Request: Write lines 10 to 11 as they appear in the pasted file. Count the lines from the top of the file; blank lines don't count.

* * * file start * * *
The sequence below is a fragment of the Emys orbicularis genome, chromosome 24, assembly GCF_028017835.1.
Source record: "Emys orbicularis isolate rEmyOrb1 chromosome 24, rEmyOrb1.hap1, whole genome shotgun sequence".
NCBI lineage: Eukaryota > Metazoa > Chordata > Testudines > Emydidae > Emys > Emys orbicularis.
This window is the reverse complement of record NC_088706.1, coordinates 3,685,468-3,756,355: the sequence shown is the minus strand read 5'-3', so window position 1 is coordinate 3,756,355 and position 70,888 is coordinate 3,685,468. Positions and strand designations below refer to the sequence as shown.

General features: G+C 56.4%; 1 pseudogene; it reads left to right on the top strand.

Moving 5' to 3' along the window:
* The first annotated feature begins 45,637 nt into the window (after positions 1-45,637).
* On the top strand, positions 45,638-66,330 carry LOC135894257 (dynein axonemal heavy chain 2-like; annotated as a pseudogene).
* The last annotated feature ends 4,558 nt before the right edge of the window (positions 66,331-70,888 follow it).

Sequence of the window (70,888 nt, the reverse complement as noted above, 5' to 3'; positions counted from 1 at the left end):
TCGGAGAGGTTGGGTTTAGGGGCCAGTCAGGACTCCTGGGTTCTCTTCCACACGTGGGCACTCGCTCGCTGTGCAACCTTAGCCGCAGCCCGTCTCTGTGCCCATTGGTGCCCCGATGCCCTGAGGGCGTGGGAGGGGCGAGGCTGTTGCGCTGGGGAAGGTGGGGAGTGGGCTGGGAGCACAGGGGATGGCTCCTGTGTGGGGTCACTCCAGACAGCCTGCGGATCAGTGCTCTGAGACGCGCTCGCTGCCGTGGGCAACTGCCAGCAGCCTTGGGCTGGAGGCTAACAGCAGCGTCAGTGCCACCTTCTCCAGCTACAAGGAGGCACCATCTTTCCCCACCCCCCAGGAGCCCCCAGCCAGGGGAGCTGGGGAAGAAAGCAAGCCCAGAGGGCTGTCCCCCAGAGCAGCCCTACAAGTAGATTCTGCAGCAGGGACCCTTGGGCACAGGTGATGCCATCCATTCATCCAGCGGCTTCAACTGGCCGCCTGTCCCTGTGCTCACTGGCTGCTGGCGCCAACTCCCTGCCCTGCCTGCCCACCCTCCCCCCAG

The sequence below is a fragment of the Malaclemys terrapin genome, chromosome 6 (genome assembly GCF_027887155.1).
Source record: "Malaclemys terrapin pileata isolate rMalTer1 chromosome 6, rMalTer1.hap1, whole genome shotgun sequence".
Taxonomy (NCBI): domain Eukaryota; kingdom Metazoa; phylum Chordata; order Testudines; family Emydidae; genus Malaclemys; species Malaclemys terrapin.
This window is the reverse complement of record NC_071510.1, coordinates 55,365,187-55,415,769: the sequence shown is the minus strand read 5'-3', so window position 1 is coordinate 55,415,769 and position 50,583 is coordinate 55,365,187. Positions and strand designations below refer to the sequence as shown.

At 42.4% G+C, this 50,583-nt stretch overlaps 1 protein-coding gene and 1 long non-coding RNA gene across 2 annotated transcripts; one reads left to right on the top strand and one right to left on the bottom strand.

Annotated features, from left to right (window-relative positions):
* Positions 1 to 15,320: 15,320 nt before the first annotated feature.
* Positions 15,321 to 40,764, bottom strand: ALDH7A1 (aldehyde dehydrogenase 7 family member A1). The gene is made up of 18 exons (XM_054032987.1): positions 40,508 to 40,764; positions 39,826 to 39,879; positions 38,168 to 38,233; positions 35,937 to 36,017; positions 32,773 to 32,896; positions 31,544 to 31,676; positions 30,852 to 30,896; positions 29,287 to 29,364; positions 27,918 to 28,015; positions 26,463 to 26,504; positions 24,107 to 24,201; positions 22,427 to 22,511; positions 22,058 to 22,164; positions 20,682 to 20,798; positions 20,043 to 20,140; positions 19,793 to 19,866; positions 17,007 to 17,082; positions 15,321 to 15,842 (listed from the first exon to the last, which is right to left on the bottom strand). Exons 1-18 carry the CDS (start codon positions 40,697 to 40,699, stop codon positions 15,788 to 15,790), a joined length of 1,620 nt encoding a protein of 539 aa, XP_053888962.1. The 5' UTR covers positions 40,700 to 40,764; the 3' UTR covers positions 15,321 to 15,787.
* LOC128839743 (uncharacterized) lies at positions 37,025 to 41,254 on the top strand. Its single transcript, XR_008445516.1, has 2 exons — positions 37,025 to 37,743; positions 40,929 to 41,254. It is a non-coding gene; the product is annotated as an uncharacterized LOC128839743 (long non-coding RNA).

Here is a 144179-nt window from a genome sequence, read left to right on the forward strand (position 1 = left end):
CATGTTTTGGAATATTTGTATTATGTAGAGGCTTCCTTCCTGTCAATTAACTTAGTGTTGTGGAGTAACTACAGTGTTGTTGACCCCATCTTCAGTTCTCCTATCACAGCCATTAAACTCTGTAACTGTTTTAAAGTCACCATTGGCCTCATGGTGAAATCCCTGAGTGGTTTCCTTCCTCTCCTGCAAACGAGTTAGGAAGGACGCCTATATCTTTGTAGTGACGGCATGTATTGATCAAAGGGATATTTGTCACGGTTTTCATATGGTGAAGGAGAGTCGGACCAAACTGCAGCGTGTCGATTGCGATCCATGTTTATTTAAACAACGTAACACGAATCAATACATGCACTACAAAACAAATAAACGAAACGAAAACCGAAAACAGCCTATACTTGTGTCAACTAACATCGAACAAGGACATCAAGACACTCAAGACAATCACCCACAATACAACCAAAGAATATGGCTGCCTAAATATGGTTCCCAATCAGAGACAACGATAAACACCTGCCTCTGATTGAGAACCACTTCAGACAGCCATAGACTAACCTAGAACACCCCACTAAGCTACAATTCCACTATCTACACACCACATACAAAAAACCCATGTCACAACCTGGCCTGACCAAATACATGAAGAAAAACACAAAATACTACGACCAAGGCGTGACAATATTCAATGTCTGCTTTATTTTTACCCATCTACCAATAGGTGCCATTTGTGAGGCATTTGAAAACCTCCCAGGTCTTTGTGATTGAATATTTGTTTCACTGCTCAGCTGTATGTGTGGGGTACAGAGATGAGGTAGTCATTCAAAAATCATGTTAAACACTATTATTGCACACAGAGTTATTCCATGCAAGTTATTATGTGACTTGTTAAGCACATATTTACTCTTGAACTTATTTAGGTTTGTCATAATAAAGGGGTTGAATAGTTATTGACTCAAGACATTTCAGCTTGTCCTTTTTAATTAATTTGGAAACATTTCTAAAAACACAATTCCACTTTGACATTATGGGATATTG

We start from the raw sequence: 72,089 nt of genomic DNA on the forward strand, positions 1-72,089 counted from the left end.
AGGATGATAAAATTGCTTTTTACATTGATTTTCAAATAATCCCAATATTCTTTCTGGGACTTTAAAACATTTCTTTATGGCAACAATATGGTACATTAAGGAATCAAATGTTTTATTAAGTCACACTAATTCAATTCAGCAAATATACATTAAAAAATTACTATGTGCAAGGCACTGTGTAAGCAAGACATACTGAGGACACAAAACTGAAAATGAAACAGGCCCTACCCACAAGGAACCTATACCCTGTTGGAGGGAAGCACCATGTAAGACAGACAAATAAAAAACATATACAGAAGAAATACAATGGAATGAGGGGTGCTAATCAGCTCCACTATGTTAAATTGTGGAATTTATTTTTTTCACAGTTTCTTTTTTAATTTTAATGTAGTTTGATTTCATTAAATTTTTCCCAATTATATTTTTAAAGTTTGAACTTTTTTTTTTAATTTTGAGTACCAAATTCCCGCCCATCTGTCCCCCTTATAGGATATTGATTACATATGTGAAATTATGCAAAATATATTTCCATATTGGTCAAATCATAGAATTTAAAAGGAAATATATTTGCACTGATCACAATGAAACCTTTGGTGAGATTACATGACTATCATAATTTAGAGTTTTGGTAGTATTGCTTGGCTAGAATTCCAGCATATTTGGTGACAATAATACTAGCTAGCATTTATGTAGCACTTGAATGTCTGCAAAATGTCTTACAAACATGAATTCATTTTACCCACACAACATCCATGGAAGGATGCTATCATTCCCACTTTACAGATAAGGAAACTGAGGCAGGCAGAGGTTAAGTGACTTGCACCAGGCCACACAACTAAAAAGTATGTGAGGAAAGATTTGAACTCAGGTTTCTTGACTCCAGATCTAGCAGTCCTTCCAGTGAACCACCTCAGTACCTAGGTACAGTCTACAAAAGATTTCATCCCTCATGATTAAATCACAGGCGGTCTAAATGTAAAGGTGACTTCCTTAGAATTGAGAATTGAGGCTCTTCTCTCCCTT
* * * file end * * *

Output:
Sequence of the window (70,888 nt, the reverse complement as noted above, 5' to 3'; positions counted from 1 at the left end):
TCGGAGAGGTTGGGTTTAGGGGCCAGTCAGGACTCCTGGGTTCTCTTCCACACGTGGGCACTCGCTCGCTGTGCAACCTTAGCCGCAGCCCGTCTCTGTGCCCATTGGTGCCCCGATGCCCTGAGGGCGTGGGAGGGGCGAGGCTGTTGCGCTGGGGAAGGTGGGGAGTGGGCTGGGAGCACAGGGGATGGCTCCTGTGTGGGGTCACTCCAGACAGCCTGCGGATCAGTGCTCTGAGACGCGCTCGCTGCCGTGGGCAACTGCCAGCAGCCTTGGGCTGGAGGCTAACAGCAGCGTCAGTGCCACCTTCTCCAGCTACAAGGAGGCACCATCTTTCCCCACCCCCCAGGAGCCCCCAGCCAGGGGAGCTGGGGAAGAAAGCAAGCCCAGAGGGCTGTCCCCCAGAGCAGCCCTACAAGTAGATTCTGCAGCAGGGACCCTTGGGCACAGGTGATGCCATCCATTCATCCAGCGGCTTCAACTGGCCGCCTGTCCCTGTGCTCACTGGCTGCTGGCGCCAACTCCCTGCCCTGCCTGCCCACCCTCCCCCCAG